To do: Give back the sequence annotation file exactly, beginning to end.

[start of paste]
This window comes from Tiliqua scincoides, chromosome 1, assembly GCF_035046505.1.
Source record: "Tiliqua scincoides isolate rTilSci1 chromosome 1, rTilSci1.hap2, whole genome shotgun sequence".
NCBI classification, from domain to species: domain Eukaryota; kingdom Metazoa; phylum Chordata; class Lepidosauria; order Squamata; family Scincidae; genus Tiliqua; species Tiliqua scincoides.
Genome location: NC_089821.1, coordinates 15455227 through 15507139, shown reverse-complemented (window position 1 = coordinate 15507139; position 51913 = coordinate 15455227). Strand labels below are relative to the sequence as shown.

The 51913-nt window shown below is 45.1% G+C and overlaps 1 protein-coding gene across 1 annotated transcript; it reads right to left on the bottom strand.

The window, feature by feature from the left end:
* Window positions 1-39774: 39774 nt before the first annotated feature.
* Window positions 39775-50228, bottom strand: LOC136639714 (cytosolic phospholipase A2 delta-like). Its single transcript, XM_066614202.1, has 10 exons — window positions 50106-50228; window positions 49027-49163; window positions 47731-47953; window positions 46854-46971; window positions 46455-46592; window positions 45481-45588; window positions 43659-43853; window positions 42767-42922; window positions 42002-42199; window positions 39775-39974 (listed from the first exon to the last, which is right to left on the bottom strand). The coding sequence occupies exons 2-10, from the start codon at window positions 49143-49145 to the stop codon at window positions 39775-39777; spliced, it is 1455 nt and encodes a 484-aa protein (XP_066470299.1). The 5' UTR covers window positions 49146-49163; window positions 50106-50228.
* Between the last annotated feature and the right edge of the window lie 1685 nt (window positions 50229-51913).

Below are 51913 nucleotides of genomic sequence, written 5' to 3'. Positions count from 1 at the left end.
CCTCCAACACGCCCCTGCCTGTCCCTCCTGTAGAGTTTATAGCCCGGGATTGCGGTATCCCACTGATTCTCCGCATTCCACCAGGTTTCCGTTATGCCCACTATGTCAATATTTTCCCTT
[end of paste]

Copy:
This window comes from Tiliqua scincoides, chromosome 1, assembly GCF_035046505.1.
Source record: "Tiliqua scincoides isolate rTilSci1 chromosome 1, rTilSci1.hap2, whole genome shotgun sequence".
NCBI classification, from domain to species: domain Eukaryota; kingdom Metazoa; phylum Chordata; class Lepidosauria; order Squamata; family Scincidae; genus Tiliqua; species Tiliqua scincoides.
Genome location: NC_089821.1, coordinates 15455227 through 15507139, shown reverse-complemented (window position 1 = coordinate 15507139; position 51913 = coordinate 15455227). Strand labels below are relative to the sequence as shown.

The 51913-nt window shown below is 45.1% G+C and overlaps 1 protein-coding gene across 1 annotated transcript; it reads right to left on the bottom strand.

The window, feature by feature from the left end:
* Window positions 1-39774: 39774 nt before the first annotated feature.
* Window positions 39775-50228, bottom strand: LOC136639714 (cytosolic phospholipase A2 delta-like). Its single transcript, XM_066614202.1, has 10 exons — window positions 50106-50228; window positions 49027-49163; window positions 47731-47953; window positions 46854-46971; window positions 46455-46592; window positions 45481-45588; window positions 43659-43853; window positions 42767-42922; window positions 42002-42199; window positions 39775-39974 (listed from the first exon to the last, which is right to left on the bottom strand). The coding sequence occupies exons 2-10, from the start codon at window positions 49143-49145 to the stop codon at window positions 39775-39777; spliced, it is 1455 nt and encodes a 484-aa protein (XP_066470299.1). The 5' UTR covers window positions 49146-49163; window positions 50106-50228.
* Between the last annotated feature and the right edge of the window lie 1685 nt (window positions 50229-51913).

Below are 51913 nucleotides of genomic sequence, written 5' to 3'. Positions count from 1 at the left end.
CCTCCAACACGCCCCTGCCTGTCCCTCCTGTAGAGTTTATAGCCCGGGATTGCGGTATCCCACTGATTCTCCGCATTCCACCAGGTTTCCGTTATGCCCACTATGTCAATATTTTCCCTT